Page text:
“Innovation” is all the rage in Australia right now. Prime Minister Malcolm Turnbull has urged an “ideas boom”, investing billions of dollars to promote private sector innovation.
But what about NFP organisations? NFPs need to innovate too, even though it’s by no means easy.
It’s no secret: in the NFP sector, burnout happens.
But according to one NFP leader, there are some common myths about the sector that feed this culture of burnout.
The rollout of the NDIS has left many in the disability services sector with questions about what their future workforce will look like. Now, there’s a free online tool that aims to help answer all your questions.
Just this week, we’ve had floods in Victoria, NSW and Tasmania and cyclonic storms in South Australia. Natural disasters – whether floods, droughts, heatwaves or bushfires – are rarely far from the headlines in Australia. Which makes it all the more shocking that 25 percent of community organisations say they might need to close permanently after an extreme weather event, while half think they’d be out of action for at least a week.
That’s why the Australian Council of Social Service (ACOSS) suggests that community organisations are generally ill-prepared for disasters and emergencies. To help address this, ACOSS has developed a toolkit to help community organisations measure and improve their resilience in such circumstances.
Office Politics: in most organisations they’re probably unavoidable. But when manoeuvring for power or influence becomes more important to staff or volunteers than your NFP’s purpose or mission, then organisational dysfunction is probably just around the corner.
When a group of people come together in a work context, the strategies and schemes they might employ to their own advantage can be difficult to stamp out. So what can you do as an NFP leader or HR professional to stop office politics taking hold?
With almost 15,000 employees, Facebook has some serious experience with office politics – and they’ve come up with five tactics that they’ve found useful in preventing politics taking hold and keeping their organisational culture healthy.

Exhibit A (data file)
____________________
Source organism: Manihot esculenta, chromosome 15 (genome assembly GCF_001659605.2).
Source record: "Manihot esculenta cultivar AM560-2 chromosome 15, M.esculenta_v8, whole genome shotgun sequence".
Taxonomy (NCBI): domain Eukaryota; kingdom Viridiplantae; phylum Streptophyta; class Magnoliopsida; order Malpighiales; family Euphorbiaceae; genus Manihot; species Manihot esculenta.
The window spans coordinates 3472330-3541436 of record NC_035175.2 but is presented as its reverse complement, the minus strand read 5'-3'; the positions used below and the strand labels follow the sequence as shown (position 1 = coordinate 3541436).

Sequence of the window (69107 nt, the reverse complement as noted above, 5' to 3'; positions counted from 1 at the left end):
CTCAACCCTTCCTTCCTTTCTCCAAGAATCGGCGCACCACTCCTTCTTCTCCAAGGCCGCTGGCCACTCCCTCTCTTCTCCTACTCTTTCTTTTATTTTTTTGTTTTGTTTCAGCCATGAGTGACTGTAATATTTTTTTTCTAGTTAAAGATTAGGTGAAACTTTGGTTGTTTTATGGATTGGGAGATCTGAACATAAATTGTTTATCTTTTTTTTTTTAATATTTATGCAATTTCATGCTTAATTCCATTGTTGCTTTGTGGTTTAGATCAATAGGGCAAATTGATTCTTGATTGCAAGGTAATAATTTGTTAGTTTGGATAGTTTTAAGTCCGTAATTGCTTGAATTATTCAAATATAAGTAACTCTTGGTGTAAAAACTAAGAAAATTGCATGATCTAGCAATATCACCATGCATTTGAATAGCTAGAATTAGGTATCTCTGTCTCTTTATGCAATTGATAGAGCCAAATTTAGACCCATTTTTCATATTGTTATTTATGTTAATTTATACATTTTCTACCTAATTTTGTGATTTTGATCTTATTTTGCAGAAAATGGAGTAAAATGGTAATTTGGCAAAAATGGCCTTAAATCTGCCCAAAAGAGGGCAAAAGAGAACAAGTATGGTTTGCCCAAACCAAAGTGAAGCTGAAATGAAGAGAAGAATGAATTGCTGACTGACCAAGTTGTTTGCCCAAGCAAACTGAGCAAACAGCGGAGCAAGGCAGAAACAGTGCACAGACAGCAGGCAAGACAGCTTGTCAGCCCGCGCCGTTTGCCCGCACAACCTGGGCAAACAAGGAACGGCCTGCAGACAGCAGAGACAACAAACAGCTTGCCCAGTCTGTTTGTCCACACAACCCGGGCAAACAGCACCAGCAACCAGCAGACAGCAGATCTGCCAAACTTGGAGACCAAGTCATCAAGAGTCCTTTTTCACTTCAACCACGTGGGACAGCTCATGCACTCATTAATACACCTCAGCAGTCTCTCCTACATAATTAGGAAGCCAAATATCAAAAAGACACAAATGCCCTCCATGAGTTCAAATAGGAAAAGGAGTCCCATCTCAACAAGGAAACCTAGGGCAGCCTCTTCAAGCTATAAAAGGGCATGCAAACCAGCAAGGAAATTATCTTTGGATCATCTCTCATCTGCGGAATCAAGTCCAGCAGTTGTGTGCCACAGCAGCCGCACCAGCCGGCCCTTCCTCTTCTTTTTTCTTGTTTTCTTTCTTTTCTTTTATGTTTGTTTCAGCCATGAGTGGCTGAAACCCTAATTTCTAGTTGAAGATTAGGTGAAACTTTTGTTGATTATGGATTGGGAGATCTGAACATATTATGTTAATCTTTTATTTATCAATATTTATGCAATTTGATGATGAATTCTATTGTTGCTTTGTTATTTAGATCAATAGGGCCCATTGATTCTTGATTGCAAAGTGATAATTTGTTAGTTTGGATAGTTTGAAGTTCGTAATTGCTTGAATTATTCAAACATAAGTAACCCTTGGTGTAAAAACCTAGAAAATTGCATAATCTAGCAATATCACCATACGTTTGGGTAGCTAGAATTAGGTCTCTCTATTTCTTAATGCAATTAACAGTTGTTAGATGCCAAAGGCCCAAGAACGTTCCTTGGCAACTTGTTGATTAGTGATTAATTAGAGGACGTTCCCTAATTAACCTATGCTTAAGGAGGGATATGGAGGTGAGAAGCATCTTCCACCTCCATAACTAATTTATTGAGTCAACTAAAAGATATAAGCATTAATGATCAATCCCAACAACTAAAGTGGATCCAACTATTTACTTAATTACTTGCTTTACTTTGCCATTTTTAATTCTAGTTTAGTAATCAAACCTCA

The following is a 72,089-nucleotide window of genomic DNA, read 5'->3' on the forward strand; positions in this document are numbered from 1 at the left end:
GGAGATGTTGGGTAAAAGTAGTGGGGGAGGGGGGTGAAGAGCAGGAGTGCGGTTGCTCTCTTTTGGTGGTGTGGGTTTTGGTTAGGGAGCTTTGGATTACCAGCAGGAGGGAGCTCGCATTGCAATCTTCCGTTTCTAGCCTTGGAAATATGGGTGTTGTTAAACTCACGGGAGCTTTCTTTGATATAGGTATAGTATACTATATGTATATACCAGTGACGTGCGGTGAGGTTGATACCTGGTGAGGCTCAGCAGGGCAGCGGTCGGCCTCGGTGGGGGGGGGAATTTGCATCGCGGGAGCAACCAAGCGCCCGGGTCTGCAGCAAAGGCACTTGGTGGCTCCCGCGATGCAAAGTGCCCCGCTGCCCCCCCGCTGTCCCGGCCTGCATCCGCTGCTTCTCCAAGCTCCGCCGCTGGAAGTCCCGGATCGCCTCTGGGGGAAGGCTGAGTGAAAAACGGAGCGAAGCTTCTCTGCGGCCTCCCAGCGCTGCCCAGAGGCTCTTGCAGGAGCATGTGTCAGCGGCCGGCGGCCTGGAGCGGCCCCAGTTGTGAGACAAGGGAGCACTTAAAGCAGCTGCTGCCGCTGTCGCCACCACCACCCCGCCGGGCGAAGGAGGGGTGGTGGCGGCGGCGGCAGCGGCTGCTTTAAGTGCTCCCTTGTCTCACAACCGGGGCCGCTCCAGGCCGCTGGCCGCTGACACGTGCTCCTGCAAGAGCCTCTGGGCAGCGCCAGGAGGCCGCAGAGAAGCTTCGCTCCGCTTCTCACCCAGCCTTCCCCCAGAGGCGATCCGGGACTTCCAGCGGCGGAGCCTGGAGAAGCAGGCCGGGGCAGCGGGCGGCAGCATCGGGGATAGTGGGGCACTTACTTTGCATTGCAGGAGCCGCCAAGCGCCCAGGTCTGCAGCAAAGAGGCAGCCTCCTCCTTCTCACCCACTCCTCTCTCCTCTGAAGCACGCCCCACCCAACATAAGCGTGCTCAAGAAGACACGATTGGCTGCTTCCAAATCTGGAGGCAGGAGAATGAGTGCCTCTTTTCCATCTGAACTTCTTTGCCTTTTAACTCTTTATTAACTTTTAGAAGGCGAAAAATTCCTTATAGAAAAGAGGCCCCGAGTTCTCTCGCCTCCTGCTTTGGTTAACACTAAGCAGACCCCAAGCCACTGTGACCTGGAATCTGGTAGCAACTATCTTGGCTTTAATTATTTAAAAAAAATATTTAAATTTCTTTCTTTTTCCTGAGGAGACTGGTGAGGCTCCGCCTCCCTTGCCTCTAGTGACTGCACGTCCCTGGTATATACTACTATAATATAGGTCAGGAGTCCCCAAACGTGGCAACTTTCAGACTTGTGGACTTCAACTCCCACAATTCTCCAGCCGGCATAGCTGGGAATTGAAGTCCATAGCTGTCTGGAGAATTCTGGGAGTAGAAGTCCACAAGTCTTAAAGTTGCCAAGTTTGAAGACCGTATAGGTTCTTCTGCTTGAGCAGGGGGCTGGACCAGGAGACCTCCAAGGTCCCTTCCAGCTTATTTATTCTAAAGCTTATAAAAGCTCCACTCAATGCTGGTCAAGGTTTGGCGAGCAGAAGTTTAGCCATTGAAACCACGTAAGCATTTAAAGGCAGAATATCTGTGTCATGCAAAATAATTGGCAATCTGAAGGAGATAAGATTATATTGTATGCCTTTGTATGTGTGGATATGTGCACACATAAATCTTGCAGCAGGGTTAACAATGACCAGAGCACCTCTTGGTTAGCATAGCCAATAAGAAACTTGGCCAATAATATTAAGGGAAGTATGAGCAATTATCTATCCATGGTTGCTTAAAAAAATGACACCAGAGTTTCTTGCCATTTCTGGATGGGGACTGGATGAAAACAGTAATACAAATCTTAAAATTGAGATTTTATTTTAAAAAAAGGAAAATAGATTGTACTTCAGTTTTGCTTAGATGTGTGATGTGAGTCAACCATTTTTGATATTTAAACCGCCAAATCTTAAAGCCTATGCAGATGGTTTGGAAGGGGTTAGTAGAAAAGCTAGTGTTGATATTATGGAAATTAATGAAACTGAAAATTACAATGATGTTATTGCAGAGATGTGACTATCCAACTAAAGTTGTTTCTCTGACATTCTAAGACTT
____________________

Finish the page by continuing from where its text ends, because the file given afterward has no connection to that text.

It’s difficult to talk about power. Mentioning power can conjure up memories of encounters with parents, teachers, bosses, the law, family or partners who have exercised power over over us in negative ways.
But power relationships are woven throughout our lives, and throughout our workplaces. And being clear about who holds power – particularly the power to make decisions – in your organisation, as well as ensuring that structure reflects your organisation’s shared values – will mean that staff and volunteers understand how and why power works as it does. And that can mean the difference between an empowered staff member, and a disempowered, disengaged one.
We have known for many years that humans are driven by an innate desire to find or foster meaning in what we do, even under the most extreme of conditions. Given how central work is to most people’s lives, it is a key place to seek meaningfulness. Recent research with 135 people in a wide range of jobs set out to discover what they considered meaningful work, how work can be made meaningful, and how this sense of meaningfulness can be erased or destroyed.
Did you know that staff who bring their pets to the office experience a drop in stress levels of around 11 percent? So if you’d like to explore how to make your office pet-friendly, here’s the story of how one Australian NFP organisation did it to staff acclaim.
A simple survey will tell you how staff feel about your organisation. But how do you want them to feel? And what can you do to create that change?
Over breakfast on 15 June in Brisbane and on 17 June in Sydney, EthicalJobs.com.au is proudly presenting ‘story activist’ Moya Sayer-Jones, who’ll be discussing how your organisation can identify and use stories to engage, inspire and retain your best people.
Did you know that up to 70 percent of organisational change initiatives fail?
A new guide to change management can help ensure yours isn’t one of them.